Despite protesters’ defiance, and although Hong Kong Chief Executive Carrie Lam holds that post with the approval of Beijing, her administration has not sold out its people in the manner in which Hun Sen treats Cambodian protesters.

Trusting China?

By 2047, when Hong Kong is officially incorporated as an inalienable sovereign possession of China, Cambodians will still be struggling to come to terms with being citizens of a nation that is caught in a debt trap, one labeled by former Australian former foreign minister Gareth Evans, together with Laos, as “effectively wholly owned subsidiaries of Beijing.”

Since the Umbrella Movement in 2014, and with China’s increasing interference in the interpretation of Hong Kong’s Basic Law as a “capitalist system and way of life” and granting it “a high degree of autonomy,” China’s past actions speak to the future.

The tragedy for Cambodians, unlike Hongkongers, where there are no external actors involved in the crackdown on the democracy movement, with the exception of China, Hun Sen owes allegiance to Vietnam.

Shielding behind Hun Sen’s brutal force and ruthless leadership, Cambodian protesters in the past encountered lethal force, while Hongkongers enjoyed peaceful protests.

The recent evidence of Hun Sen’s calling out Singaporean Prime Minister Lee Hsien Loong for reminding the world of Vietnam’s invasion in Cambodia in 1979 supports the claim that Hun Sen serves Cambodia to protect Vietnam’s legacy as opposed to sustaining his own country’s prosperity and peace.

The evidence of Hun Sen embarking on building 24 monuments across the country devoted to Vietnam further supports that claim.

Faced with ruthless and merciless leaders, Cambodian protesters forge ahead with their struggle, even if there no international support. Their efforts have been reported and made into a documentary titled A Cambodian Spring. A review of the documentary highlights, “The injustice galvanizes them into action, but protesters of all ages are met with brutality; manhandled, targeted by water cannon and beaten to a pulp by the police.”

The future for Cambodia and Hong Kong

For Hongkongers, unlike Cambodians, it is unlikely that in the immediate future China’s leadership will use their overseas ambassadors to radicalize students into honoring the Chinese regime on foreign soil, as in the case of Hun Sen’s network that has sprung up across the Western world, including Australia.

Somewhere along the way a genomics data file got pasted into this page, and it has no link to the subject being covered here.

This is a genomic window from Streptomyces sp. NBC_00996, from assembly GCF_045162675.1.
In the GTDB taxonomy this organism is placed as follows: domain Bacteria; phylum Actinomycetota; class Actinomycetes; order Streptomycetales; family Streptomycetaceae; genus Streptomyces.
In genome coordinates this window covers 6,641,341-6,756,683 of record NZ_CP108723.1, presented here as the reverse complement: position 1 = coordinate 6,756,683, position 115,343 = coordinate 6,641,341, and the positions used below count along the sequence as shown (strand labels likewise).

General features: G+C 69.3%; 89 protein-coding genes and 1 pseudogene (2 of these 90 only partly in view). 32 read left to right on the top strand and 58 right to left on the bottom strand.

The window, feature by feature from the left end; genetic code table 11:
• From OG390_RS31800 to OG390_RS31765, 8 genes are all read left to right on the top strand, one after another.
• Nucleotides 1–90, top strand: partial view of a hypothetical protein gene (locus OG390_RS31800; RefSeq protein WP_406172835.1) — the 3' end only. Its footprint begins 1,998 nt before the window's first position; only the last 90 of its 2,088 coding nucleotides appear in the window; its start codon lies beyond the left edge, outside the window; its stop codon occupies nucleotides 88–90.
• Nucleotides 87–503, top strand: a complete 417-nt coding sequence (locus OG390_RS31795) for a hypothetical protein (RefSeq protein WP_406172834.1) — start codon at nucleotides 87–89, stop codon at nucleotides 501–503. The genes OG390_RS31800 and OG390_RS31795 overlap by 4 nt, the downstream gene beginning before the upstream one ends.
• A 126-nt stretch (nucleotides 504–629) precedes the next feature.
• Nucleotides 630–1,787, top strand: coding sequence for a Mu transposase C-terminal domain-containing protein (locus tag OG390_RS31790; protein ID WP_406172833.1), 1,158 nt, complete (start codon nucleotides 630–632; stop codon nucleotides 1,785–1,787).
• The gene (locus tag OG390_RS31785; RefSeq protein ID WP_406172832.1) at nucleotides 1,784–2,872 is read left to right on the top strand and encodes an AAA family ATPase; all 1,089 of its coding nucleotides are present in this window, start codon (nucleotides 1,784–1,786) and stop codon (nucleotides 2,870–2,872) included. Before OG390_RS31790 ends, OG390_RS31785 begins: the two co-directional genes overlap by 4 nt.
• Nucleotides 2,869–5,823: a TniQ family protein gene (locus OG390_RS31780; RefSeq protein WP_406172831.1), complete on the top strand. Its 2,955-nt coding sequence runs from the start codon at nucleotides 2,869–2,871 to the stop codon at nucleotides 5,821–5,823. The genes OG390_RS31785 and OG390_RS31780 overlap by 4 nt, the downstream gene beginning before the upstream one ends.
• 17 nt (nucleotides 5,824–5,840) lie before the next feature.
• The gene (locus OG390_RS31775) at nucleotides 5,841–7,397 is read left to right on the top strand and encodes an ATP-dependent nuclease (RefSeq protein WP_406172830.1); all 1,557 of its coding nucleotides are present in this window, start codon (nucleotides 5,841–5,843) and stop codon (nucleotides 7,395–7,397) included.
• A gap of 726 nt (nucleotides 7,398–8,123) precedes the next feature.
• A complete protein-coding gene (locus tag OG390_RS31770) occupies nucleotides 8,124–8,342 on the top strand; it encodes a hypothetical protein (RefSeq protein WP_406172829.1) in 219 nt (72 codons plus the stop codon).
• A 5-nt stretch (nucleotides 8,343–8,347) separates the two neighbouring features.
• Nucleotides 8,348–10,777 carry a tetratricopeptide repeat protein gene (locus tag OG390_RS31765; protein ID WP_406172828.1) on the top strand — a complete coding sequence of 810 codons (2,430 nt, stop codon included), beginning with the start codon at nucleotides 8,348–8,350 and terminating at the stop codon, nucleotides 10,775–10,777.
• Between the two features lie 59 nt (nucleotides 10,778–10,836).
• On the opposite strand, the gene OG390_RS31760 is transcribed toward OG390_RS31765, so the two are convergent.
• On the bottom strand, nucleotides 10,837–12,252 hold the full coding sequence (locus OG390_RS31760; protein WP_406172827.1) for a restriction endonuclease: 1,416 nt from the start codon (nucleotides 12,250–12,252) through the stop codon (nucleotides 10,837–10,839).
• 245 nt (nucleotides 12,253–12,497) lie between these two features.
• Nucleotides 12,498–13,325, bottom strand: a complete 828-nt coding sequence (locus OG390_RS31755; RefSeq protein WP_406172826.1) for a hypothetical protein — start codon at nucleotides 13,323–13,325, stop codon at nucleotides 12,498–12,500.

Australia continues to turn a blind eye to those activities while treating members of the Cambodian diaspora with contempt as their effort to flee from the Hun Sen regime only to see that his tentacles have now reached the shores that are supposed to protect them.

Between Hongkongers and Cambodians, it is unlikely the rights of the former will be severely restricted and ruthlessly cracked down on by their authoritarian state.

Insofar as international support is concerned, neither Hong Kong nor Cambodia is likely to receive any meaningful action. This does not mean, in the case of Cambodia, the international community is right to abrogate its responsibility by recognizing Hun Sen and his regime as a legitimate government.

Australia has been criticized for turning a blind eye to Hong Kong’s protests, or as Sydney Morning Herald commentator Chris Uhlmann wrote, “What is it that terrifies the people of Hong Kong about the Chinese Communist Party that eludes so many pliant Australian academics, business leaders and ex-politicians?”

Uhlmann went on to say, “The people must also know that no one will come to their aid. Countries like Australia will watch mute, so as not to uproot the money tree. Expect no parades of courage here. Australia’s problem with China isn’t that it is too assertive, it is that we are weak.”

Hongkongers and Cambodians share common values and aspirations. The more their leaders deny them their basic democratic rights, the more daring and courageous they become. For both know that it is better to sacrifice now than to remain silent.

Leave a comment

Your email address will not be published. Required fields are marked *